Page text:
Italian church celebrates history, plants seeds for the future

9 Jul 2024

The Lutheran church in Italy is marking 75 years since its establishment but its history can be traced right back to the Reformation – as letters from Martin Luther can prove

Dean Carsten Gerdes speaks during the CELI Synod in Rome. Photo: CELI

Dean Carsten Gerdes speaks during the CELI Synod in Rome. Photo: CELI

The Evangelical Lutheran Church in Italy marks 75th anniversary and five centuries of historical presence

(LWI) - The Evangelical Lutheran Church in Italy (CELI) is currently marking the 75th anniversary of its foundation with the goal of making its rich history and diverse communities “better known and more visible” within the majority Roman Catholic context. The anniversary was celebrated during a series of public events that were held during the recent Synod, which took place at the end of April in Rome.

The church was officially founded in 1949, with the help of the newly established Lutheran World Federation (LWF), to support German Protestants who were struggling in the wake of the Second World War. But the history of Lutherans in Italy can be traced all the way back to the Reformation, notes Rev. Carsten Gerdes, Dean of the national church and pastor of the Ispra-Varese community on the Swiss-Italian border.

While we are celebrating our 75th anniversary, we are also celebrating 500 years of history here in Italy.

Rev. Carsten Gerdes, Dean of CELI and pastor of the Ispra-Varese community

“Our oldest community is in Venice, where they have two letters written by Martin Luther himself to Protestant merchants in the region,” Gerdes explains. Known as the Serenissima, the Venetian Republic of the 16th century was a cosmopolitan and flourishing center for trade, as well as for the cultural and religious innovations that were introduced by scholars from northern European countries.

Although not as renowned today as Gutenberg’s movable-type printing press in Germany, Venice was also one of the most important publishing centers of that period and many of the Reformers’ early writings were printed there, often in an easily portable paperback format. “So, while we are celebrating our 75th anniversary, we are also celebrating 500 years of history here in Italy,” Gerdes says.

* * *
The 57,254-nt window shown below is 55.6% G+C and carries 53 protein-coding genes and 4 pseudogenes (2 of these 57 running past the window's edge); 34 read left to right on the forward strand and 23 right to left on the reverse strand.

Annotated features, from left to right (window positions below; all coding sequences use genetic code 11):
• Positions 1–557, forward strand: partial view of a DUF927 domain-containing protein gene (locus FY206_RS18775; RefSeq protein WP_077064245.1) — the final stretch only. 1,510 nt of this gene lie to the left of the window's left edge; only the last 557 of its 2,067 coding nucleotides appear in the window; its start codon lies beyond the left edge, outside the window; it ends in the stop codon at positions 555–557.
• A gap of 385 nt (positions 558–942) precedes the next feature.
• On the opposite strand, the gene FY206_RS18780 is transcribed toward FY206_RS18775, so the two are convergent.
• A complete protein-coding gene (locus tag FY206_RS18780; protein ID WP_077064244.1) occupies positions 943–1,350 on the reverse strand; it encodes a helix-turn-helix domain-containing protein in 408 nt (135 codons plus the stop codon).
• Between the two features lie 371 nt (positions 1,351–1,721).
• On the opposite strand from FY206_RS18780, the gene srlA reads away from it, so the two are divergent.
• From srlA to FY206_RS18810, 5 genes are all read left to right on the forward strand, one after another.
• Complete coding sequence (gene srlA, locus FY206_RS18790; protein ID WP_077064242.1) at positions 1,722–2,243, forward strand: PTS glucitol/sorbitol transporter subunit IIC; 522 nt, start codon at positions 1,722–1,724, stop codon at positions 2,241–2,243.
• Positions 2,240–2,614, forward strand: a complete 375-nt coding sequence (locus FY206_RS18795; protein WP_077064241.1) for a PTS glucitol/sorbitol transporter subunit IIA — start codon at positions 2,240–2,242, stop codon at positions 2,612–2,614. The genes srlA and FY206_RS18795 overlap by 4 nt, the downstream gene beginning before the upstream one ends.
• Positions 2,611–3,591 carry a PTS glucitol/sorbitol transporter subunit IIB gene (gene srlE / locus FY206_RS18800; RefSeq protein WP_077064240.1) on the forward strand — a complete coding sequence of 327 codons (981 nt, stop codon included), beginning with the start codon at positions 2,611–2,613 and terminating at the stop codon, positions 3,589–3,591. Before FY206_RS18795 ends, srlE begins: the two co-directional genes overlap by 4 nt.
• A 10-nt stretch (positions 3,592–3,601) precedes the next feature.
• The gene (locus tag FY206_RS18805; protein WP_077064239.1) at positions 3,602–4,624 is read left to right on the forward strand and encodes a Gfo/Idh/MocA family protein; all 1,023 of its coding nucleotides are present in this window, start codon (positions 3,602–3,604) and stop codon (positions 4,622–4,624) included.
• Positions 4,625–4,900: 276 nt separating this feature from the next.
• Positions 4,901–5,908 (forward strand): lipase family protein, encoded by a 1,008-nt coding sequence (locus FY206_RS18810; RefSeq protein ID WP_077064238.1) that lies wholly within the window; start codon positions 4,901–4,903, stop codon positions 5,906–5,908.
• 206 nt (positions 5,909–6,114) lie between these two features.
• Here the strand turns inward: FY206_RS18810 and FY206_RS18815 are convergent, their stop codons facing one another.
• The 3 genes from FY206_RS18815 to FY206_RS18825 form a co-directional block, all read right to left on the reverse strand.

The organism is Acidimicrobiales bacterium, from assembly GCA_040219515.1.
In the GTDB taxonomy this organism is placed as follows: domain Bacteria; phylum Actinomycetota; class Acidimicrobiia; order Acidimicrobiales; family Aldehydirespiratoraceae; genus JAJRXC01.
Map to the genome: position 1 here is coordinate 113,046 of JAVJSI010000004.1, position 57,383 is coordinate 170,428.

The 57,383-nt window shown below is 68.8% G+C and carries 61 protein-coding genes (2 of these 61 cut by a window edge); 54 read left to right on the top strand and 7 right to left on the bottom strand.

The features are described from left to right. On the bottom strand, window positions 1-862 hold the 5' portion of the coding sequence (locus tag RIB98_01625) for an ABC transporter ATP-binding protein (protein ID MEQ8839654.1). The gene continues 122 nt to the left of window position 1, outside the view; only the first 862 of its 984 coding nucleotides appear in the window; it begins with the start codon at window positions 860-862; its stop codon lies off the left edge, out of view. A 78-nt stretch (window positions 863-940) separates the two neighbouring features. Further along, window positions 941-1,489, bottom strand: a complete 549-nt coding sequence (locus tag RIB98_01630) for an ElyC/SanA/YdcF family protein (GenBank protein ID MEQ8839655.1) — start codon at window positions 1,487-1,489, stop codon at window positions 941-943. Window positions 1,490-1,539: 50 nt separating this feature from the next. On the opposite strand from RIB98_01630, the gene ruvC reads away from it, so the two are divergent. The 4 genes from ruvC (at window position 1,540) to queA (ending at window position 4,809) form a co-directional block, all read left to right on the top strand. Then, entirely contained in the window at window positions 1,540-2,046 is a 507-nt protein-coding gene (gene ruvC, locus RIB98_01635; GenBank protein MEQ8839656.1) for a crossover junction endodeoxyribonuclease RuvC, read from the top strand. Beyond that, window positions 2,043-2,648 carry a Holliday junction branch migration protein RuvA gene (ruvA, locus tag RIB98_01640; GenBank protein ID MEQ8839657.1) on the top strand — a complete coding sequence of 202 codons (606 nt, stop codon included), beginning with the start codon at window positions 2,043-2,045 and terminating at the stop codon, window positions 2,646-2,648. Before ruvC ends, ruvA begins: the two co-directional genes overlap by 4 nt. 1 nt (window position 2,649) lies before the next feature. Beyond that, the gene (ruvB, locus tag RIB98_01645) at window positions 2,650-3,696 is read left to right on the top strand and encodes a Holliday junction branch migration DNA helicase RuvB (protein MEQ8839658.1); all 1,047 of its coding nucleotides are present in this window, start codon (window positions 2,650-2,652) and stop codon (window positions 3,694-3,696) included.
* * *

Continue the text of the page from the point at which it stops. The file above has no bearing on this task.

Participants at the CELI Synod marking the 75th anniversary of the church. Photo: CELI

Participants at the CELI Synod marking the 75th anniversary of the church. Photo: CELI

Today the CELI includes 15 communities, located the length and breadth of the Italian peninsula, from Trentino-Alto Adige which borders Austria and Switzerland in the north, to the Mediterranean island of Sicily in the south. While some communities have several centuries of history, others, such as Verona, Merano and most recently Turin, were founded less than two decades ago.

“Like almost all the other churches in Europe, our numbers are shrinking,” Gerdes reflects, adding that the anniversary is an opportunity to make the Protestant presence better known for its distinctive form of Christianity. “95 percent of Italians, when asked about Christianity, will think only of the Roman Catholic Church, so this is an opportunity for us to show that there are other varieties too,” Gerdes says.

Stronger together as people of faith

Relations with Roman Catholics are “easy, friendly and respectful at local level,” says Gerdes, who was recently part of an LWF leadership delegation meeting with Pope Francis in the Vatican. Noting that the pope urged Christians to “walk together, pray together and do charitable work together,” he says believers of different traditions should also “talk more together about our faith and about the practical challenges such as war and peace, how to live better together as neighbors.” It is important to meet each other as people of faith because together we can be much stronger,” he insists.

Rev. Carsten Gerdes, Dean of the Evangelical Lutheran Church in Italy (CELI). Photo: CELI

Rev. Carsten Gerdes, Dean of the Evangelical Lutheran Church in Italy (CELI). Photo: CELI

Since its earliest beginnings, the Lutheran church has seen itself as a “home from home” for Germans or other German speakers living and working in Italy, but today those cultural and linguistic dynamics are changing, Gerdes continues. “We now have one community founded by an Italian minister and at least three others where the main language is Italian.”

“I think our future will be more Italian than German, so our aim is to open our doors, to invite people in, to pray and to discuss together about the challenges our society is facing,” Gerdes adds.

One practical way the church aims to attract more interest is by offering small grants to 20 local organizations to support their diaconal, educational or other social work. “We hope that people will see our name or our logo and be curious to find out more about who we are and what we do,” Gerdes concludes. “We are planting these small seeds in the hope they will bear much fruit for the future.”

LWF/P. Hitchen